It was a big day when the link arrived. My wife is also a massive FNM fan, so we cancelled our plans for the evening and made a date with the stereo.
I always try to listen to an album several times before reviewing it. With Sol Invictus, that was far from a chore, and I’m still listening to it a lot now. Every listen reveals more and more details and facets. It’s rich and beautiful and bloody great.

You mentioned in that review that Faith No More sound nothing like archetypal Faith No More – in what way?

In that there’s a certain default sound that some people associate with FNM –heavy riffs, with a groove, fat keys, big melodies, e.g. Epic, Ashes to Ashes, Midlife Crisis – but to understand Faith No More you have to appreciate that this is just a small facet of what they do. Seeming oddities (Star AD, She Loves Me Not, Malpractice, Pristina, RV, Helpless, etc.) are just as important as the big hits. It’s the unexpected tangents and diverse approaches that make this band what it is, and Sol Invictus is full of that stuff. The line in the review is also a reference to an old Fry & Laurie sketch. I probably shouldn’t tell you that.

You also mention Scott Walker touches on the album. Did you also hear any of the Cramps, Link Wray or Siouxsie influences that Bill Gould mentioned?


Like the Scott Walker thing, only in shades and hints. There are a lot of unusual touchstones in there, but they’re never domineering. It’s very Faith No More.

Do you think the band remain relevant in 2015?

Culture is now so fractured and compartmentalised that I honestly have no idea what relevance or a lack of it would mean. It sounds like a bogus marker of worth, a way for journalists to hype up or dismiss a band based on their sales or pulling power in the media. All I know is Faith No More are relevant to me.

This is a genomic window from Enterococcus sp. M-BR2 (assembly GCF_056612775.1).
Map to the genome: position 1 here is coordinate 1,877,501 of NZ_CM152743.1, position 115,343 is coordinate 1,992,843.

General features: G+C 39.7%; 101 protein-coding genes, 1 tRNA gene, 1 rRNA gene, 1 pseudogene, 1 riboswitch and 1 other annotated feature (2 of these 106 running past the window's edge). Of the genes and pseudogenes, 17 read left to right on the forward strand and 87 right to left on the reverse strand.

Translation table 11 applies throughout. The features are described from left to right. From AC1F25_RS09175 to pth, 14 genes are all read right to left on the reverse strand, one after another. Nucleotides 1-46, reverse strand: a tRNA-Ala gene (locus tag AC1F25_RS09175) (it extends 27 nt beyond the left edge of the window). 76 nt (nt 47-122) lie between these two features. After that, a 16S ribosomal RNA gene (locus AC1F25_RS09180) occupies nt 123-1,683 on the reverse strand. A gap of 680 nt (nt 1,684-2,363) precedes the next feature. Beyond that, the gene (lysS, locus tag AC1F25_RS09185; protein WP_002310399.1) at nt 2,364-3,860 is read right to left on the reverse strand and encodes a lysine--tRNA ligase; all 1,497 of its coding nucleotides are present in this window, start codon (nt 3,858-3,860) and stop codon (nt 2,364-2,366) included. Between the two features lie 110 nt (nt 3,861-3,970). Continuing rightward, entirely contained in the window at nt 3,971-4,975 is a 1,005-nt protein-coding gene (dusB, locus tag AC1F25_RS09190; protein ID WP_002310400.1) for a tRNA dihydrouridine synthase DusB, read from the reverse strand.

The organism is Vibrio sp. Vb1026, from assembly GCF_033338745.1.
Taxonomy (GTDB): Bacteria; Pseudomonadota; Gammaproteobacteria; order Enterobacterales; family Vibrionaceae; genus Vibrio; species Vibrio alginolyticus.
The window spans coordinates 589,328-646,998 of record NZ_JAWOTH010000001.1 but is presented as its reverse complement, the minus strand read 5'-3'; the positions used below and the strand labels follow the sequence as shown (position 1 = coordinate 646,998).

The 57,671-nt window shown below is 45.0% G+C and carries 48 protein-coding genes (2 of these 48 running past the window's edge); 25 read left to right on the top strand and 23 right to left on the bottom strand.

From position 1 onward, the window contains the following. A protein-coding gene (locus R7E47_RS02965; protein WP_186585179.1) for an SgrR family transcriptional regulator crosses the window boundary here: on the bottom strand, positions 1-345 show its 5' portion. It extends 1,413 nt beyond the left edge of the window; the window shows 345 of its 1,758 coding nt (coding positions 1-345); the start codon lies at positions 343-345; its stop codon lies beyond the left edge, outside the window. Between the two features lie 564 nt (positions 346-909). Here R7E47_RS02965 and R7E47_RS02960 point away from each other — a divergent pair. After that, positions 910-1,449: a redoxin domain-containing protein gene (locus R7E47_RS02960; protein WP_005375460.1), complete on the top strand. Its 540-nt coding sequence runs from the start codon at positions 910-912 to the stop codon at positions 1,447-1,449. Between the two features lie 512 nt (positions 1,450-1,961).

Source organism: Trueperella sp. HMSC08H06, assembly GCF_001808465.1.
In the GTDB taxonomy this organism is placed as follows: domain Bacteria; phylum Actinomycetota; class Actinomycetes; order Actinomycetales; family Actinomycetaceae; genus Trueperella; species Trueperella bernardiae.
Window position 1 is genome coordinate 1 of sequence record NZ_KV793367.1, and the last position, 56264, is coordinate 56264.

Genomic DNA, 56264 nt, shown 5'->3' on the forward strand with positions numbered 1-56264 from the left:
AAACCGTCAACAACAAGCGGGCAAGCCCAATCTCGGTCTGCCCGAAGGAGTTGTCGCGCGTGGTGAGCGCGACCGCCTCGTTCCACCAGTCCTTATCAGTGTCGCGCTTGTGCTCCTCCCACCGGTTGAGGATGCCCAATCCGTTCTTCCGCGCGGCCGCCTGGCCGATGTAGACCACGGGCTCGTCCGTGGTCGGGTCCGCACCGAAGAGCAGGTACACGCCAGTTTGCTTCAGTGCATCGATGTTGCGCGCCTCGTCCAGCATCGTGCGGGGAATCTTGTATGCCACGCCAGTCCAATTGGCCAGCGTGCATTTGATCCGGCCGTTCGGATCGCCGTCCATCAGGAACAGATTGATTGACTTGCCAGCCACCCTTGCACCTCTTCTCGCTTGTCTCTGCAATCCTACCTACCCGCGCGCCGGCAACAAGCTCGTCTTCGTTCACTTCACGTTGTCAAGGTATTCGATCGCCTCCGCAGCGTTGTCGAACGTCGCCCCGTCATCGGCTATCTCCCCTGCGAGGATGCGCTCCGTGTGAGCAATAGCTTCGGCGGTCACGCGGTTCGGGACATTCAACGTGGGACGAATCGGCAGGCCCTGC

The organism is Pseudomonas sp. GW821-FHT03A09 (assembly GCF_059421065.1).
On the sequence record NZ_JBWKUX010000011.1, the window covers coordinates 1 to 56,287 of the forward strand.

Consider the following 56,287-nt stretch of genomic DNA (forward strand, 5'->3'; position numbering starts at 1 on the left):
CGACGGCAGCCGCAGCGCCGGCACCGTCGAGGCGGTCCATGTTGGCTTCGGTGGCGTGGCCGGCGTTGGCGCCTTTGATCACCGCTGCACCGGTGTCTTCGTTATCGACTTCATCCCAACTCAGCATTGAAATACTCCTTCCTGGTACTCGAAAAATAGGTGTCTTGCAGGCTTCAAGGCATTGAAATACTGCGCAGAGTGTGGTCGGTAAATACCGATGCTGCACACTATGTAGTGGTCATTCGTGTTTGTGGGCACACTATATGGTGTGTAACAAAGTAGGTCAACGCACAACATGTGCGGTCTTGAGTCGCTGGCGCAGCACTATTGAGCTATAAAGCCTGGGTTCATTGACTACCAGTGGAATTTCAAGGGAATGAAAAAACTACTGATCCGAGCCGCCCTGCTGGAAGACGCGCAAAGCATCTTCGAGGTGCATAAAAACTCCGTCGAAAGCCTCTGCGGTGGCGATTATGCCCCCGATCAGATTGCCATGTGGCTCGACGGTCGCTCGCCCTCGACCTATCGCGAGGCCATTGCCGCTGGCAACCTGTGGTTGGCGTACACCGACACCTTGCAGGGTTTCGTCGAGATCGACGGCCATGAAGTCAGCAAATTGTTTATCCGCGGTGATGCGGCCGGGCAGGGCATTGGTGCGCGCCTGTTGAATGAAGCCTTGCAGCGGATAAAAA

Faith No More have gotten a bit of a bad rap for spawning the worst excesses of nu-metal. What is your take on that?

As I was saying earlier, there are many facets to FNM. Their influence on mu-metal is obvious and undeniable. But it’s bizarrely myopic – a whole generation of bands who drew influence from just one part of an older artist’s work.
So I don’t blame FNM for nu-metal. Nor am I entirely dismissive of the genre. While it produced some of the worst music imaginable, it also gave us a couple of more interesting bands, in Deftones and System of a Down.

What are the more positive influences that Faith No More’s music continues to have?

I would hope their influence is a matter of drawing inspiration from their sense of creative freedom, rather than attempting to ape their sound. They show that you can do anything. They’re one of those bands that make clear how ridiculous genre tribalism can be. Opening their Download comeback set with a Peaches & Herb song was a perfect example of this.
They also show that it is possible to make a comeback and not be painfully embarrassing. Who knew?

Is Sol Invictus your Album of the Year?

It’s only May, so who knows…?! There have also been great albums from Lightning Bolt, Sir Richard Bishop, Liturgy, Zu, Jessika Kenney, KEN Mode…. and the Babymetal album, which I love beyond all reason, is getting a European release.

But maybe. Ask me again in December.